Wednesday, 18 February 2009


Before the economic collapse of the world as we knew it, there had been a little early freakshow interest and media coverage on the growing Freegan movement in the UK. Freegans are urban foragers who stalk the overflowing bins of supermarkets searching for tasty food just past its sell-by date.

Though they share some values, Freegans are not to be confused with Urban Foragers, who hunt through parks, gardens and roadsides for edible plants and berries to make a meal.

Sky Full of Bacon 07: Eat This City from Michael Gebert on Vimeo.

Once held up as radical examples of alternative lifestyles, they are now part of a growing movement of people seeking separation from the mainstream capitalist market economy. They join a growing group of people who are living a lifestyle based not on buy buy sell sell, but on barter and trade, on skill share, and on a currency of goodwill.

Called a Shareconomy, a Goodwill Economy, a Moneyless Economy, or Freeconomy, these people are forging a new way of living more communally or “off the grid”.

A Goodwill Economy can work in a number of ways. The simplest is through basic barter and exchange – I need a cake and I have a pair of shoes, you need some shoes and have a cake. We swap. We are happy. Hooray.

This is a long proven model that works in localized and engaged communities worldwide. In co-operatives and community farms food is often exchanged for physical labor. Between groups of friends clothing is pooled and exchanged to update wardrobes. What limits this as a more formal economic model is the direct relationship between the two parties – if our needs don’t align, then it doesn’t work.

As societies become larger and more complex, the model of barter and exchange limits expansion and growth. The introduction of a standard measurement or currency allows for greater scope for exchange of goods and services. Once we measured the worth of goods and services in gold weight – for example, a pair of shoes is worth so many grams in gold. Over time, this has evolved into our modern system of currency. Though modern paper money and coinage is, in itself, practically worthless, it is given value through the belief of that which is represents. So a five dollar bill is merely the idea of something given the value of five dollars.

What goodwill economists are experimenting with is changing the ideology of the currency. Instead of paying for a cake with dollars and cents, or trading it for a pair of shoes, the cake becomes worth a value of goodwill. This goodwill can be traded for other goods and services, or stored and accumulated for later use.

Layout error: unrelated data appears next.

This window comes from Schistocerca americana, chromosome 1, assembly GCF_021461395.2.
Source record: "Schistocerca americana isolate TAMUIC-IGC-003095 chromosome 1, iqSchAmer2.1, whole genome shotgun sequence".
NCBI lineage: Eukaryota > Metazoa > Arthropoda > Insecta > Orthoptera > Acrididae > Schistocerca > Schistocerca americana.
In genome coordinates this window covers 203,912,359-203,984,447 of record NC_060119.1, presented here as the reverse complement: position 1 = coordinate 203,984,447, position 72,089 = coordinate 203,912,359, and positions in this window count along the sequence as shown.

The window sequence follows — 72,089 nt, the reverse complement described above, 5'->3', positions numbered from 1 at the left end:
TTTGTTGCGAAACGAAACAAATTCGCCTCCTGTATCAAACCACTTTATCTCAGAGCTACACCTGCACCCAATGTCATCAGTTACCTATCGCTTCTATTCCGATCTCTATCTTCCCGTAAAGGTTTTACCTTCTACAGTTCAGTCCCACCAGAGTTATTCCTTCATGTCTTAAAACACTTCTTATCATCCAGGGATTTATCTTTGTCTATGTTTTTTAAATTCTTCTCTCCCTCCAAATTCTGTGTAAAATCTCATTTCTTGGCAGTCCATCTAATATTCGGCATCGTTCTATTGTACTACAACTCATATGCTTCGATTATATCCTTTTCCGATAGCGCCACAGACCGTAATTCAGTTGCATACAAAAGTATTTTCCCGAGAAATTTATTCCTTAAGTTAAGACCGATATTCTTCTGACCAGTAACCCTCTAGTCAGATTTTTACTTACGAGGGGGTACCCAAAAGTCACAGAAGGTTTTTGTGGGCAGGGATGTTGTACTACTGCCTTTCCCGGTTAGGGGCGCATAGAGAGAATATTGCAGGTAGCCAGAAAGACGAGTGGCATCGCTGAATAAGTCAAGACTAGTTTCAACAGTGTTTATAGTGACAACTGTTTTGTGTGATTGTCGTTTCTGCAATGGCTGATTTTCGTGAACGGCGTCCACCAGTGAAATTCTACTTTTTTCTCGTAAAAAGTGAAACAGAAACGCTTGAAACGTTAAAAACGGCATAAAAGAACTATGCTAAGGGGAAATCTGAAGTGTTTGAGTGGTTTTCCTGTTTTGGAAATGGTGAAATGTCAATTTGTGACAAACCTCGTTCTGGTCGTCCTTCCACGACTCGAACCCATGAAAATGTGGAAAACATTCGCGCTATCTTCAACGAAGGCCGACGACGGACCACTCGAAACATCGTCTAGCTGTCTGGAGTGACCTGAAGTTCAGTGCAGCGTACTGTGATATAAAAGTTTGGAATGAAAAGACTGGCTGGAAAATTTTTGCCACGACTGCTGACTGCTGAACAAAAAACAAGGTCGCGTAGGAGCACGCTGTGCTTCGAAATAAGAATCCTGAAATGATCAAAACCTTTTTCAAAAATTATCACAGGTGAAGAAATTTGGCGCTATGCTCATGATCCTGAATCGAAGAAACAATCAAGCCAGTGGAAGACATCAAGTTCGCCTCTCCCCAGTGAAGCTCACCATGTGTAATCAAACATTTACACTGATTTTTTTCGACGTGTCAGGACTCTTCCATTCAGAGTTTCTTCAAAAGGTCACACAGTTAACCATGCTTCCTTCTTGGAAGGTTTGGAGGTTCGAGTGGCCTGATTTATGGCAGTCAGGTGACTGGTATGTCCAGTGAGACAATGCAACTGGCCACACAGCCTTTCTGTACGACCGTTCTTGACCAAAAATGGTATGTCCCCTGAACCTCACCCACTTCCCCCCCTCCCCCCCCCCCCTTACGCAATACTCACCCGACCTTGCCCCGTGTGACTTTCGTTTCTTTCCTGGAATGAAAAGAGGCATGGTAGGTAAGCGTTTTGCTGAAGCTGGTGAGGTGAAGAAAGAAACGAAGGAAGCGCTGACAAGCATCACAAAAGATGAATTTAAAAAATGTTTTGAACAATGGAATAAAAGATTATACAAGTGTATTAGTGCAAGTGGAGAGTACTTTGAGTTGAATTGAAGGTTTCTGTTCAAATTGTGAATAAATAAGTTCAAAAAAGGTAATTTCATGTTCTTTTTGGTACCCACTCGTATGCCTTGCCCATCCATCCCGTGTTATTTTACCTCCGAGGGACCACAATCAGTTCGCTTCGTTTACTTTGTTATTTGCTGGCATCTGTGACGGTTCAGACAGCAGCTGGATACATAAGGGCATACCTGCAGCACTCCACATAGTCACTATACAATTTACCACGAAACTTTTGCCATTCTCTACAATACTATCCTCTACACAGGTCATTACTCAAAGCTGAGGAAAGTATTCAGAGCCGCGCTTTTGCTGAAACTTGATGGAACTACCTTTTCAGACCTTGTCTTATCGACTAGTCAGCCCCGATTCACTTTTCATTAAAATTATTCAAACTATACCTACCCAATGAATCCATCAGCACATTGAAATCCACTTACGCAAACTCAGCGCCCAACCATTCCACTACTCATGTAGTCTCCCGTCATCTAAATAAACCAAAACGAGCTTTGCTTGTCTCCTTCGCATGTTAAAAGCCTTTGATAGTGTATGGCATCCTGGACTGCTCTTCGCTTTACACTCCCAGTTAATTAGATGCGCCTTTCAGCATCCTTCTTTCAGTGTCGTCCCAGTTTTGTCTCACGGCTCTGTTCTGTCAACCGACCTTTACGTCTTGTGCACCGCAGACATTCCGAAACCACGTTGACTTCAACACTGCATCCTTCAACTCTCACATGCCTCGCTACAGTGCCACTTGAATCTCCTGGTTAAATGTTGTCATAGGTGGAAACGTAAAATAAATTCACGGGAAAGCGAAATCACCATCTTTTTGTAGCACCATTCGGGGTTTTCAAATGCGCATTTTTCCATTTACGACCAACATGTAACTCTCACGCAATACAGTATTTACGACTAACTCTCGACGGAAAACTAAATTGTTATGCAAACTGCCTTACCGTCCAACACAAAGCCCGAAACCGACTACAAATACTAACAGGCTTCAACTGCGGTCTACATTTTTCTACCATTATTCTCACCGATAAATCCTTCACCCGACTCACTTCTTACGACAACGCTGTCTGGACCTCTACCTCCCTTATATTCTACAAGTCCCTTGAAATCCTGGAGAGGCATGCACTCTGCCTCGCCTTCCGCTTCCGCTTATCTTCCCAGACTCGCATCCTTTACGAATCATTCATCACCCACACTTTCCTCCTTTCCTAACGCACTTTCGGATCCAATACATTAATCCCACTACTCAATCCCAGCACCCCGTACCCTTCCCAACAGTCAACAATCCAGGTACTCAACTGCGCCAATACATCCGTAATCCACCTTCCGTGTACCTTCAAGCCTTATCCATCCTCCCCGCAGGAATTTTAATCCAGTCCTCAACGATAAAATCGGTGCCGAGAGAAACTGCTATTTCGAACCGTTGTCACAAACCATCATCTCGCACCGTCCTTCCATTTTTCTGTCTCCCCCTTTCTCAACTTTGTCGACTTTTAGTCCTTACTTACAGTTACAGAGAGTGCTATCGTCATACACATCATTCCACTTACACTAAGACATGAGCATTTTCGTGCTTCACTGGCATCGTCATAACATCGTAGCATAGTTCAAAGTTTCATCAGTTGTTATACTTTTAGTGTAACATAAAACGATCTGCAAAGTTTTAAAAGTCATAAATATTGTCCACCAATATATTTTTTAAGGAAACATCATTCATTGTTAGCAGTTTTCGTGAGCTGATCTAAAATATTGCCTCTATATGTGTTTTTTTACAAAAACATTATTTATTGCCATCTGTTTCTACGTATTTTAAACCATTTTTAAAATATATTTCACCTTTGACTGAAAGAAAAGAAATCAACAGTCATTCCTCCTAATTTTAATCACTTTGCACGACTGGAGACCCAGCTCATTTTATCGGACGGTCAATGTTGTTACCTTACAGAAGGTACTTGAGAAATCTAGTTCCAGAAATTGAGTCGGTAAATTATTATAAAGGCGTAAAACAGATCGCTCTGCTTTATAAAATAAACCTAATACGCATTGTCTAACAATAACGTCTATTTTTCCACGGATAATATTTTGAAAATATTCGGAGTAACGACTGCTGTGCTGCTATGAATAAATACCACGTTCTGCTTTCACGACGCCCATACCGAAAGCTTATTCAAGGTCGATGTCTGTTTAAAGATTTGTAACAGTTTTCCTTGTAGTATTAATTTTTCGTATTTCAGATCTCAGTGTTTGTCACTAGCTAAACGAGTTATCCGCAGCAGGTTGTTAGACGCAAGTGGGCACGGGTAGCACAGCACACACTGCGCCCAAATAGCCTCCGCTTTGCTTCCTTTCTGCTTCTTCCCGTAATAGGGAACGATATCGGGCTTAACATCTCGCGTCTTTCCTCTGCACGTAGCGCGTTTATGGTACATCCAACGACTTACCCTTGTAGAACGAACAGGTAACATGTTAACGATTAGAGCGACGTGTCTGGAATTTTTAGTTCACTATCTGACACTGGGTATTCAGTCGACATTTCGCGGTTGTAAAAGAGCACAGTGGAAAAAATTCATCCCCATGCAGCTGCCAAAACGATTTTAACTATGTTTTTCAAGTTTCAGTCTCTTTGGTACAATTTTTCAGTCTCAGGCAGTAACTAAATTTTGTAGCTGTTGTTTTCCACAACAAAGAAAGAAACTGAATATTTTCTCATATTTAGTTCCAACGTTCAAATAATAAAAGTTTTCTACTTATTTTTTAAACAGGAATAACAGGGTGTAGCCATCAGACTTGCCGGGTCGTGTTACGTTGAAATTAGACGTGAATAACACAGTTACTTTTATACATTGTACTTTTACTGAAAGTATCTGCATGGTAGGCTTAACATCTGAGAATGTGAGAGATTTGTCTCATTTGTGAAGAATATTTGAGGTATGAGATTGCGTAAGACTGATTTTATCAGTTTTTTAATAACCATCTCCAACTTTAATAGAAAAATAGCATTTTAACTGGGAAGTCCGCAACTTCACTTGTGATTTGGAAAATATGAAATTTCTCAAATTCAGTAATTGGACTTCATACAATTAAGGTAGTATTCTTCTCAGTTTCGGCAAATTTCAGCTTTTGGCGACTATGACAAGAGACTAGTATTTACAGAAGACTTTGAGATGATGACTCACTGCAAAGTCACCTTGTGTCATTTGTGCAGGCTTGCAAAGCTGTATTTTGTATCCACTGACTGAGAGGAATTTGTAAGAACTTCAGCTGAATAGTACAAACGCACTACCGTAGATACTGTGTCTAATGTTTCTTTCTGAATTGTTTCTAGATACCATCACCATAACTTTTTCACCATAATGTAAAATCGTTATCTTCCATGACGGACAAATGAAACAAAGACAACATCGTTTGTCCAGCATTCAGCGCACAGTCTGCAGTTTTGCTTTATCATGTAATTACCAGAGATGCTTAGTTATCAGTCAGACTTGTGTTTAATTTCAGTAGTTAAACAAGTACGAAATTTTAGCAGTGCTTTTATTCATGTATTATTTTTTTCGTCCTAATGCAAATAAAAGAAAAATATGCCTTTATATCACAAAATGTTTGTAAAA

This still sounds like money right? Well it is, kind of. It performs the function of currency, but also has a collective effect of working to build social capital.

Robert Putnum, expert in social capital and author of Bowling Alone, writes about how more socially engaged communities perform acts of kindness and community action with a trusting belief that these gifts of goodwill will be returned at some undefined point in the future. Not valued in monetary terms, the act of giving time to community pursuits and taking part in communal activities are critical ways to sustain a more healthy and engaged community.

In a goodwill or share economy, these acts of kindness and generosity generate status for the individual, and contribute to a more efficient community. In a goodwill economy, wealth is redefined through active participation in your community, being rich means accumulating goodwill status through your engagement with others. These are communities defined by trust, participation status and personal experience.

Wikipedia works on the principles of a shareconomy rewarding the community as a whole for the input of individuals. Web based recommendation and rating models, as popularized by Amazon or Ebay, reward engaged users with higher status and build connection and trust among the community.

Goodwill economy websites have potential to combine similar status models with online banking hybrids to track personal progress. People are rewarded with greater opportunity the more they meaningfully participate, to create insular economies of highly engaged individuals on a broad and complex global scale.


The hub for international Freeconomists is – you go to the site to give and get given – build up goodwill, engage with a global community of like minded individuals, and feel good about spending up big! is a site that uses community status to generate an economy of sleepovers and short stay accommodation. Couchsurfing founder Joe Edelman has recently launched his new venture, a mobile tool designed to mobilize crowds with individual missions and messages. Joe has aims of using Groundcrew to create a new goodwill economy of mobile experiences generated by a community of engaged individuals. is a highly anticipated new site from the Portable Content crew that acts as
“an online fashion portal and brand that takes designers, stores and consumers online. As an entry level it allows style and eco-conscious people to upload their clothes and swap them with other people from around the world.”
Even the Freegans, early radical activists against over consumption and economic excess, are now touching a mainstream audience more broadly concerned with living a socially engaged and sustainable lifestyle.

Who would have thought that digging around in bins would be a precursor to a new age of social engagement and enlightenment!

No comments:

Post a Comment